In the run-up to Nick Mason’s Saucerful Of Secrets hitting the stage of the Beacon Theatre in New York City on Thursday/Friday, Nick spoke to the New York Post (https://nypost.com/2019/04/17/pink-floyds-nick-mason-shares-the-secrets-of-the-bands-legacy/) about the project, in an interesting and wide-ranging discussion. Nick explained the philosophy behind the project: You only have to wait for 15 minutes before another version of the greatest hits come ’round, whether it’s Brit Floyd or the Australian Floyd or Roger [Waters] or David [Gilmour], and what I didn’t want to do is get into a competition of who can do the closest to the original Comfortably Numb. What I wanted to do was something a lot freer than that that was sort of based in how we did do things 50 odd years ago, and that was sort of important that there’d be some freedom in the music rather than slavishly copying every single note that David did.. What’s really nice about this is from the moment we started last year it was almost sort of going back in time,. It reminded me of all the really good times playing with Pink Floyd, in fact. It wasn’t that I ended up playing it in a despondent way. I enjoyed it all the way through. It’s sort of turning back the hands of time, really. In the article, Mason says fans can expect a live Saucerful album, and while he has given up on a full-blown Floyd reunion, the band still remains a working entity in some ways, referring to the Pink Floyd Exhibition: Their Mortal Remains which Nick hints at a European city as its next stop, with a longer term view of taking it to America. He also talks about plans for remasters and mentions Animals as ripe for this process as technically we sort of did it in our own studio and it’s not quite up to the standard of an Abbey Road production. He also muses on the likelihood – or not – of a Floyd biopic, and suggests potential actors for key roles. You can read the entire interview over at the New York Post (https://nypost.com/2019/04/17/pink-floyds-nick-mason-shares-the-secrets-of-the-bands-legacy/) website.
The new issue of the UK’s Uncut Magazine (cover date June 2019) went on sale on Thursday (April 18th), is available now in all good stores, and available online worldwide (https://www.newsstand.co.uk/140-TV-and-Film-Magazines/6457-Subscribe-to-UNCUT-Magazine-Subscription.aspx), and as you can see, has Pink Floyd as its cover stars. The ten-page article looks at the transitional period of the Floyd – writer Tom Pinnock discovers a band reconfiguring themselves and their creative aesthetic following the departure of Syd Barrett – via a run of bold, experimental records that are considered by many among their best. It makes for a fascinating read; the story is brought up to date with a piece looking at Nick Mason’s Saucerful Of Secrets, who are concluding their US and Canada tour this evening, and are back in the UK next week for a string of shows, before spending much of July performing around Europe. If you can’t find the June 2019 issue of Uncut at your local UK store, order online now (https://www.newsstand.co.uk/140-TV-and-Film-Magazines/6457-Subscribe-to-UNCUT-Magazine-Subscription.aspx). The issue comes with a unique 15-track CD curated for Uncut by The National. Elsewhere in the magazine, you’ll find Scott Walker, Bob Dylan, Primal Scream, JJ Cale, Cate Le Bon, Peter Perrett, Aretha Franklin, Mac DeMarco, Dinosaur Jr, Dylan Carson, Africa Express and much more.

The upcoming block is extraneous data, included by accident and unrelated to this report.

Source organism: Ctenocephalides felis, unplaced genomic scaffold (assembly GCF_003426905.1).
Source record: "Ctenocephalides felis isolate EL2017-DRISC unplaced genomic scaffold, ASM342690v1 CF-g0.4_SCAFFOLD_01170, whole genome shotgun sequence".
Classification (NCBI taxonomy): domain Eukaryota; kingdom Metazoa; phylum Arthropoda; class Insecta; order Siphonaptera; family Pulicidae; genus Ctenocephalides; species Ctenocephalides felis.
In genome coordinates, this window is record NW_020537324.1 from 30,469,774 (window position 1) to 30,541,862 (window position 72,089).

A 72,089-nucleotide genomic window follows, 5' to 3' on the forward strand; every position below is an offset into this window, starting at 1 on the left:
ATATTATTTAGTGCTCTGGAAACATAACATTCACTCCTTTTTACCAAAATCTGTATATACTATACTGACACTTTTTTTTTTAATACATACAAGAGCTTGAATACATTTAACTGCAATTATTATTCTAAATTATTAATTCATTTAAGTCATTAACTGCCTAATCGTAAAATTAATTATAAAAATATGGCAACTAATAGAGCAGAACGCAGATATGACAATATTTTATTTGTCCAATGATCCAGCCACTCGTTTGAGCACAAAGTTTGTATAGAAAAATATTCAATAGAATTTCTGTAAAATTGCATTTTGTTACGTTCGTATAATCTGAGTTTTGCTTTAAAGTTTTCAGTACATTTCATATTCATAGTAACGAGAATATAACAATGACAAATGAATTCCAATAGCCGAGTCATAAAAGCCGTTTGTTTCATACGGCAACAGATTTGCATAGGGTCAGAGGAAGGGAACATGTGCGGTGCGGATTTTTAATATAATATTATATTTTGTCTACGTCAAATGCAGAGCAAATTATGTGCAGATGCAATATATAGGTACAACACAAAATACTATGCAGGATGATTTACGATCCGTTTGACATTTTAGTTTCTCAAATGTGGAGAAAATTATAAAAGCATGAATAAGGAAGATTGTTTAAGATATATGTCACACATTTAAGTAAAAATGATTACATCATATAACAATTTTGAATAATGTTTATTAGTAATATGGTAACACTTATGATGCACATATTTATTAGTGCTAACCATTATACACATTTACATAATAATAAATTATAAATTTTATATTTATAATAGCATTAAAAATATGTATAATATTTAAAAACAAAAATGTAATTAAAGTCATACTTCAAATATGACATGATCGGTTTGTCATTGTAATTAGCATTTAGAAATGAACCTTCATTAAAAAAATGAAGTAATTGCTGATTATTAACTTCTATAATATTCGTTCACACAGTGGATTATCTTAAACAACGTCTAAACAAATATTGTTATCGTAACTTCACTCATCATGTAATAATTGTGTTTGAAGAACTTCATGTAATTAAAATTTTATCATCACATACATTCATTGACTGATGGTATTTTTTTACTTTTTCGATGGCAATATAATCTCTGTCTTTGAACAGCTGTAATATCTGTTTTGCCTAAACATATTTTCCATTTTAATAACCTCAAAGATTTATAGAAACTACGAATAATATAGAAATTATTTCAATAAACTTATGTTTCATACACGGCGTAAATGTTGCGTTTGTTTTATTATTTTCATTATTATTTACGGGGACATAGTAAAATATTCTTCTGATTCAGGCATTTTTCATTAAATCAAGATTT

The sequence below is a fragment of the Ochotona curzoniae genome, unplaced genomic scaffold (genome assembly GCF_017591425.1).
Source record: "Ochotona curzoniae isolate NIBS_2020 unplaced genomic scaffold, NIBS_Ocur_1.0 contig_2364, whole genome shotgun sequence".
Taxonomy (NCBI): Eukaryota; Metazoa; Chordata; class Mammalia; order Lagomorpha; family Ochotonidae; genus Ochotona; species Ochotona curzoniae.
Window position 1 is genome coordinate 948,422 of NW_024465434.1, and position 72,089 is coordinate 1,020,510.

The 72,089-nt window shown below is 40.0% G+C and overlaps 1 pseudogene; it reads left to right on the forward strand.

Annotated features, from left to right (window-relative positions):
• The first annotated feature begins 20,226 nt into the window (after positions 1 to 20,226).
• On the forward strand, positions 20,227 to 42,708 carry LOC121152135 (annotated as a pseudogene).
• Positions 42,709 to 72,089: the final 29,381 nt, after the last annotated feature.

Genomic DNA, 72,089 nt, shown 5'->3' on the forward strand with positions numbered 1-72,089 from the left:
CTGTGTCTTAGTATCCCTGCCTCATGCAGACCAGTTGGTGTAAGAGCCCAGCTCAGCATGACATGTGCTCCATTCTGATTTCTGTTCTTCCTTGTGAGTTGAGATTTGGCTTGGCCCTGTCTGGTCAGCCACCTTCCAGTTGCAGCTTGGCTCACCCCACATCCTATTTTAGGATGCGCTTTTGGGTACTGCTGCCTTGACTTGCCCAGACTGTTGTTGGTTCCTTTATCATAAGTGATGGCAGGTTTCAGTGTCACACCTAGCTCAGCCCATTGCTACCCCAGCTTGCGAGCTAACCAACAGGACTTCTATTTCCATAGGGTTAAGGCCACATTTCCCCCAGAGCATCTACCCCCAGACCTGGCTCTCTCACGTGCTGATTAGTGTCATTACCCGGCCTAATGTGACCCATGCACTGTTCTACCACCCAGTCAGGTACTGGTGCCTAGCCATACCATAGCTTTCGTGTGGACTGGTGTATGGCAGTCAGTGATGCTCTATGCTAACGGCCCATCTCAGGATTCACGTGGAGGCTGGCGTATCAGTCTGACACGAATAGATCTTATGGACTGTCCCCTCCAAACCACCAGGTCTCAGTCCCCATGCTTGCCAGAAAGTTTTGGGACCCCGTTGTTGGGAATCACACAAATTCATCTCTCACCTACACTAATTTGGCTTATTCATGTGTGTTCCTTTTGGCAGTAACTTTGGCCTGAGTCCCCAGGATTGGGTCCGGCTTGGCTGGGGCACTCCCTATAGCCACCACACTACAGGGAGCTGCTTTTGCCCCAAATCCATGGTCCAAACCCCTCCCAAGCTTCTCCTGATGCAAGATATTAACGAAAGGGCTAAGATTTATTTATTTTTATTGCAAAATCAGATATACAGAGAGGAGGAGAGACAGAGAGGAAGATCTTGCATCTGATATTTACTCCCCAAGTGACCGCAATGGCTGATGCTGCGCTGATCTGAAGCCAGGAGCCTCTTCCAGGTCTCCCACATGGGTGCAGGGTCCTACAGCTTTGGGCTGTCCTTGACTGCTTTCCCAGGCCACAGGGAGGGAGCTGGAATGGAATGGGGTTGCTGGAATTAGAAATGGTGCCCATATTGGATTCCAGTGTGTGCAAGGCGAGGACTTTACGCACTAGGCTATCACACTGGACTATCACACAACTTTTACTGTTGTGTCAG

The last day at the Inferno Metal Festival 2019 had a good variety of music styles. Prog metal from Opeth, black metal with lots of pyro from 1349, symphonic black metal from Carach Angren, epic black metal from Cult of … Continue reading
Saturday at the Inferno International Metal Festival had mostly Nordic bands on the Rockefeller stage. Norwegian bands Gaahls Wyrd, Taake, Impaled Nazarene from Finland plus Bloodbath from Sweden, and Der Weg Einer Freiheit from Germany. (Photo above: Old Nick Holmes from … Continue reading
Friday at the Inferno Metal Festival had less symphonic and more black and death metal than the first day. This day was also the only day of the festival where there were still a few tickets left when the doors … Continue reading
Fans took to social media on Dose and Concert Crap’s pages for this exclusive Q+A. Here is what was asked: For those that don’t know […]
The post Fan Q+A: Dose Talks Idols, Inspirations, Their Father, Touring, and New Music appeared first on Concert Crap.